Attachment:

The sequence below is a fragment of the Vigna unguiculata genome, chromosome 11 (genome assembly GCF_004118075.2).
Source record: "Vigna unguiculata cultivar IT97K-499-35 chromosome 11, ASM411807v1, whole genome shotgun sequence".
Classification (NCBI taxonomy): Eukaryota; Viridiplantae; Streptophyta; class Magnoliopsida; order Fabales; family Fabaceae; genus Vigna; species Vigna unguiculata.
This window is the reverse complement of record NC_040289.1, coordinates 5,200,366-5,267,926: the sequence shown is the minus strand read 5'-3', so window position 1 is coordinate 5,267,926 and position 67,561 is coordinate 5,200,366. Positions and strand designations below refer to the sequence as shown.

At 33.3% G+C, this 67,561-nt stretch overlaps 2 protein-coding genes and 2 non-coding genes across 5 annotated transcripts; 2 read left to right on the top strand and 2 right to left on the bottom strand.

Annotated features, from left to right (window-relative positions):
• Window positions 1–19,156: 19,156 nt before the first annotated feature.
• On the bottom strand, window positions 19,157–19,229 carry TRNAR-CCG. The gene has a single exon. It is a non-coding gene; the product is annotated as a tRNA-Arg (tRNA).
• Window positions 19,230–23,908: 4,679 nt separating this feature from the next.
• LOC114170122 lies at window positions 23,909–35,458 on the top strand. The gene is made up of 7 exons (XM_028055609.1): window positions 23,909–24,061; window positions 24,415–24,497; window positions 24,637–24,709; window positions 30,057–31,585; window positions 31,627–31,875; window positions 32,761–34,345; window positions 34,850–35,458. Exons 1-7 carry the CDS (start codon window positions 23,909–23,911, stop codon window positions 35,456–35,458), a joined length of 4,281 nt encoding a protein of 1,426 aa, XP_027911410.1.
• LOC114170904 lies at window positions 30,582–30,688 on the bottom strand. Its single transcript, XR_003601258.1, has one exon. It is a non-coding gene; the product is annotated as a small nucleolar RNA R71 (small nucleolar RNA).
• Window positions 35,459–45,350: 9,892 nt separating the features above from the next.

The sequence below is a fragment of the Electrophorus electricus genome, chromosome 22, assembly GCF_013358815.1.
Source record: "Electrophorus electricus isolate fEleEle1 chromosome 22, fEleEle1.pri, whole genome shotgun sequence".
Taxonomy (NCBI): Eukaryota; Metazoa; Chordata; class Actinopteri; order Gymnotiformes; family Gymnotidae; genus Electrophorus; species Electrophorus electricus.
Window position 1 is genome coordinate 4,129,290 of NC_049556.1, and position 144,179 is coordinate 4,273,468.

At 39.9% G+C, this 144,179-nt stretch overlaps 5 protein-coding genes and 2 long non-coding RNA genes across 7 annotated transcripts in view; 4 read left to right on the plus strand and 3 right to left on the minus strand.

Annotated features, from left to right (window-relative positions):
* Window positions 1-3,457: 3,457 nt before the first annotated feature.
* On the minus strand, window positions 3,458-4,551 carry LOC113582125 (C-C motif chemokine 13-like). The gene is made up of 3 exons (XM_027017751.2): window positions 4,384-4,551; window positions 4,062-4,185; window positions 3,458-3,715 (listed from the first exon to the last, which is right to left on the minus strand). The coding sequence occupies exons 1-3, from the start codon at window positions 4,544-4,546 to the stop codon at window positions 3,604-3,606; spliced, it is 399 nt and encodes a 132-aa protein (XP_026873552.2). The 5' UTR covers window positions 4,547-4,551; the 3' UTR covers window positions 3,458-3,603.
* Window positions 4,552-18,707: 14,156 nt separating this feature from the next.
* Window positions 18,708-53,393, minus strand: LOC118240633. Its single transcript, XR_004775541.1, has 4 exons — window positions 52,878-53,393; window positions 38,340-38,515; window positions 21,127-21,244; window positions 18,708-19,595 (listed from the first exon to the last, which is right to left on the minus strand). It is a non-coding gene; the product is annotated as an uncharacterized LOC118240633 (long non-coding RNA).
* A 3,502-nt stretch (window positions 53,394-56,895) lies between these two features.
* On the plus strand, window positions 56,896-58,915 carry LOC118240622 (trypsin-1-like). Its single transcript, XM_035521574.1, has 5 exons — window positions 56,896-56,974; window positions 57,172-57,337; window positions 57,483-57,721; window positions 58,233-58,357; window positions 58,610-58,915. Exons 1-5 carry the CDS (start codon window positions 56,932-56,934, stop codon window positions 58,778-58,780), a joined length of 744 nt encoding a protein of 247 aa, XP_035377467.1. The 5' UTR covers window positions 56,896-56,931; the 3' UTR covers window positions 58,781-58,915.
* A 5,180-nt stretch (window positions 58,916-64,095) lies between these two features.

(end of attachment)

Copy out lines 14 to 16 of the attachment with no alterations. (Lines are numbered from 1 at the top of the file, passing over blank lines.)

Source record: "Electrophorus electricus isolate fEleEle1 chromosome 22, fEleEle1.pri, whole genome shotgun sequence".
Taxonomy (NCBI): Eukaryota; Metazoa; Chordata; class Actinopteri; order Gymnotiformes; family Gymnotidae; genus Electrophorus; species Electrophorus electricus.
Window position 1 is genome coordinate 4,129,290 of NC_049556.1, and position 144,179 is coordinate 4,273,468.